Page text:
Brief Fact Summary.
The petitioner, born to U.S citizens living in Jerusalem, sought to record his birthplace as Israel. While the State Department’s Foreign Affairs Manual (FAM) does not allow the record the place of birth for citizens born in Jerusalem as Israel, Congress passed an Act to to allow citizens born in Jerusalem to list their place of birth as “Israel.”
Synopsis of Rule of Law.
The President alone has the power of recognition and Congress has authority regarding many of the policy determinations that precede and follow the act of recognition itself.
It is a document, which, from its nature and object, is addressed to foreign powers; purporting only to be a request, that the bearer of it may pass safely and freely; and is to be considered rather in the character of a political document, by which the bearer is recognized, in foreign countries, as an American citizen; and which, by usage and the law of nations, is received as evidence of the fact.View Full Point of Law
In 1948, President Truman formally recognized Israel. Despite the U.S policy of formal recognition of Israel, no U.S Presidents have officially acknowledged any country’s sovereignty over Jerusalem. Reflecting this presidential stance, the State Department’s Foreign Affairs Manual (FAM) instructs employees to record the place of birth for citizens born in Jerusalem as “Jerusalem” not Israel. In 2002, Congress passed an Act that seeks to override the FAM by allowing citizens born in Jerusalem to list their place of birth as “Israel.” The petitioner, born to U.S citizens living in Jerusalem, sought to record his birthplace as Israel.
Can Congress pass a law that deals with recognition of a State in conflict with the President’s decision?
No, the power over recognition rests upon the President, who not only makes the initial, formal recognition determination but also that he may maintain that determination in his and his agent’s statements. The President since the era of the Founders has exercised the unilateral power to recognize new states and the Court has consistently accepted this practice.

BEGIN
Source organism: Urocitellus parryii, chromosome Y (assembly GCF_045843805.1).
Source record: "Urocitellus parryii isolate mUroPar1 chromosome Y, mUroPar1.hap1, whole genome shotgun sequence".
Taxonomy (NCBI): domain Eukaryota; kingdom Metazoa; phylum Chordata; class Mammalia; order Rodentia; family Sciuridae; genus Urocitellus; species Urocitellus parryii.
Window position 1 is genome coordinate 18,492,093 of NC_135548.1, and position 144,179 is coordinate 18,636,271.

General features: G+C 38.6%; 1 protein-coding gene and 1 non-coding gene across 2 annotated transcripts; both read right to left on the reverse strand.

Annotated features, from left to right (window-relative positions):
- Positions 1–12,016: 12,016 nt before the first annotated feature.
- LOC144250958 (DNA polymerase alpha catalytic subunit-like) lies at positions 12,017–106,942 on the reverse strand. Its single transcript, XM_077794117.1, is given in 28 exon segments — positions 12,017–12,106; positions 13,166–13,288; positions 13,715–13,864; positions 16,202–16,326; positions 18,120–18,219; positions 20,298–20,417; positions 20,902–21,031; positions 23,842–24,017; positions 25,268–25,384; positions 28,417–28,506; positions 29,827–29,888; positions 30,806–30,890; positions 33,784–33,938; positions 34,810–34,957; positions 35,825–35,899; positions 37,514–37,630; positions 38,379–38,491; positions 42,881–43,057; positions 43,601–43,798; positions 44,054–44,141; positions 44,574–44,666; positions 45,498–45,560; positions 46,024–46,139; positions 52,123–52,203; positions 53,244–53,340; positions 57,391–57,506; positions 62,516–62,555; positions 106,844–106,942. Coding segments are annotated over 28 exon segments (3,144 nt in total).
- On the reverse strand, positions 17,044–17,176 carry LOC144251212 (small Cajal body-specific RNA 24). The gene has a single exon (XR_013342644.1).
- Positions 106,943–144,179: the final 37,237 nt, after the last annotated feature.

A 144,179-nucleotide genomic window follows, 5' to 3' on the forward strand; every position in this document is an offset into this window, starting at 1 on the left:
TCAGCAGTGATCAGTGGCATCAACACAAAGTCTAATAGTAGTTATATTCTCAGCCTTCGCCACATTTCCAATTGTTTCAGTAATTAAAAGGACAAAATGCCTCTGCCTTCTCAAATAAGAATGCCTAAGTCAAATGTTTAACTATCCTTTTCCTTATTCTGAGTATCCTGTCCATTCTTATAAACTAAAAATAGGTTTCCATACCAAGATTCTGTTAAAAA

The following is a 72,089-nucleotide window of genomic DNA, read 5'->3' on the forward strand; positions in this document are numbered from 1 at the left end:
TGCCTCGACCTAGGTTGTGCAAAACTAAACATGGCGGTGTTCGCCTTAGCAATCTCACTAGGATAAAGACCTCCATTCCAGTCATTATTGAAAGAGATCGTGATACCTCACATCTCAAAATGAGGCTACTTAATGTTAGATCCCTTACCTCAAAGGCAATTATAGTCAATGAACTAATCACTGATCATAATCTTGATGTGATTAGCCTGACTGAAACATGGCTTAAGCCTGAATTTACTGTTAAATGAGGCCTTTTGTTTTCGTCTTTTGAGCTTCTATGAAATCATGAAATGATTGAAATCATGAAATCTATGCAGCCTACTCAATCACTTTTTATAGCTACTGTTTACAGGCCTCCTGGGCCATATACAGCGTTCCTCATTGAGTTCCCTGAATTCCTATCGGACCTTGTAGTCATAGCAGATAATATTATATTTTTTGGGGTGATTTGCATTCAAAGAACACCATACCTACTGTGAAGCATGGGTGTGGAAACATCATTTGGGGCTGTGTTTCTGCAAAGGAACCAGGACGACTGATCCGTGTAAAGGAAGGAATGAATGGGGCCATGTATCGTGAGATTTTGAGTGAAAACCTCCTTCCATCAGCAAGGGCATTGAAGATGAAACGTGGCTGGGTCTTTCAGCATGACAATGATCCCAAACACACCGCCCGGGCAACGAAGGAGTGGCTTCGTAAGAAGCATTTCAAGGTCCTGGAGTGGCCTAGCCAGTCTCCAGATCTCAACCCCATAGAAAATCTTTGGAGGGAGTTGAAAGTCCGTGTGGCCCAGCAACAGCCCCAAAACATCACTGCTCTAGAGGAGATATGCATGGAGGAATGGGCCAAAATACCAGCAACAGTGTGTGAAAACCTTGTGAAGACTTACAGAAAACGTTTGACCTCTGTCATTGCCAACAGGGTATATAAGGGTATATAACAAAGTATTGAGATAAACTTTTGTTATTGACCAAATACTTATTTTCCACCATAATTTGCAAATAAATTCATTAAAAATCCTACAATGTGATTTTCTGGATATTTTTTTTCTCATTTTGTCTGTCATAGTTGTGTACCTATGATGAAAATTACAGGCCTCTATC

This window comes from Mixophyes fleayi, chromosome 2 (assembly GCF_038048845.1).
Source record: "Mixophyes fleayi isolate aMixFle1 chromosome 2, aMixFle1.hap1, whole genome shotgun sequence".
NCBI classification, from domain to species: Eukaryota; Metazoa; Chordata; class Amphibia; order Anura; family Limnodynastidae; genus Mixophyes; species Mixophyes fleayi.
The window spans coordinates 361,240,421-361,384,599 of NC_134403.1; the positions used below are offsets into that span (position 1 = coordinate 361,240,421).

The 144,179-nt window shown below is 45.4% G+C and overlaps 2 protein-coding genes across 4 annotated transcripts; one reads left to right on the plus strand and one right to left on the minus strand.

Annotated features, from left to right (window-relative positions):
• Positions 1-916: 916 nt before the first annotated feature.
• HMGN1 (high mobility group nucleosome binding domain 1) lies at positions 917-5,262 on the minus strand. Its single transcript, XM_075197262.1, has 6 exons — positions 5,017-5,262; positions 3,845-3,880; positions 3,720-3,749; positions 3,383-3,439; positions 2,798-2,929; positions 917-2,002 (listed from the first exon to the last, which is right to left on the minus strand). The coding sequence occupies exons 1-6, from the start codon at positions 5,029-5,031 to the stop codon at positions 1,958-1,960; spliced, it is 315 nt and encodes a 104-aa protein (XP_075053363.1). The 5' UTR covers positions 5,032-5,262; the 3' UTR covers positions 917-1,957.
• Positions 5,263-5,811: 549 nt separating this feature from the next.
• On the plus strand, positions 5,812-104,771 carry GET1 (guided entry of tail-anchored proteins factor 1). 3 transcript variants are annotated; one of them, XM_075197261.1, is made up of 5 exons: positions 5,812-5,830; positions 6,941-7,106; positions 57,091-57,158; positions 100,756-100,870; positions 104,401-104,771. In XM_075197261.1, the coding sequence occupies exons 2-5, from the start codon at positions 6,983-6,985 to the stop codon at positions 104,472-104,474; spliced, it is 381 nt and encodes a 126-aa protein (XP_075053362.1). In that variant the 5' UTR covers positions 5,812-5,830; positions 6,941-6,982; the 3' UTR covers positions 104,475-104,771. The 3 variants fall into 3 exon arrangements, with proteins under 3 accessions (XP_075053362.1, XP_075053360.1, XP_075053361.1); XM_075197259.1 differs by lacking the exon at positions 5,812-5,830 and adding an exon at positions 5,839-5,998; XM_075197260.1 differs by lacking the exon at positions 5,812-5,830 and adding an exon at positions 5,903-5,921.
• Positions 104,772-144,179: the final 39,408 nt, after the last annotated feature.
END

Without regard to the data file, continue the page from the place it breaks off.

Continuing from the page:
Justice Roberts and Scalia
Justice Roberts: Even if the President has the exclusive recognition power, he cannot prevail in this case, because the statute does not implicate recognition. If anything, the President’s recognition determination can only be supported by the exclusive authority to conduct diplomatic relations, which the majority has rejected.
Justice Scalia: Congress may make laws necessary and proper for carrying into execution the President’s powers but the President must take care that Congress’ legislation be faithfully executed. Acts of Congress made in pursuance of the Constitution are the supreme law of the land. In a field of shared authority, which is the case here, it is wrong to think as the majority did that the President shall prevail. Congress has the power to grant American citizenship to someone born abroad and the Act at issue shall prevail over the President’s order.
Founding-era evidence shows that the executive power included the foreign affairs powers of a sovereign State. Given the pervasive view of executive power, it shall be understood that the Framers understood the executive power vested by Article II to include those foreign affairs powers not otherwise allocated in the Constitution. Also, in the Anglo-American legal tradition, passports have traditionally been issued and controlled by executive branch.
Prominent international scholars during the era of the Founders suggested that receiving an ambassador, the power solely granted to Presidents, was equal to recognizing the sovereignty of the sending state. It can then inferred from this that allowing the President alone to receive ambassadors meant to acknowledge his power to recognize other nations. Moreover, Article II grants the President power to nominate and appoint Ambassadors.
These additional powers under the Constitution give the President control over recognition decisions. Also, the Nation must have a single policy regarding which governments are legitimate in the eyes of the U.S and which are not. Foreign nations need to know before entering into a diplomatic relation with the U.S whether the U.S recognizes the nations as nations. Such assurances cannot be equivocal. The Nation must speak with one voice regarding recognition and the voice must be the President’s.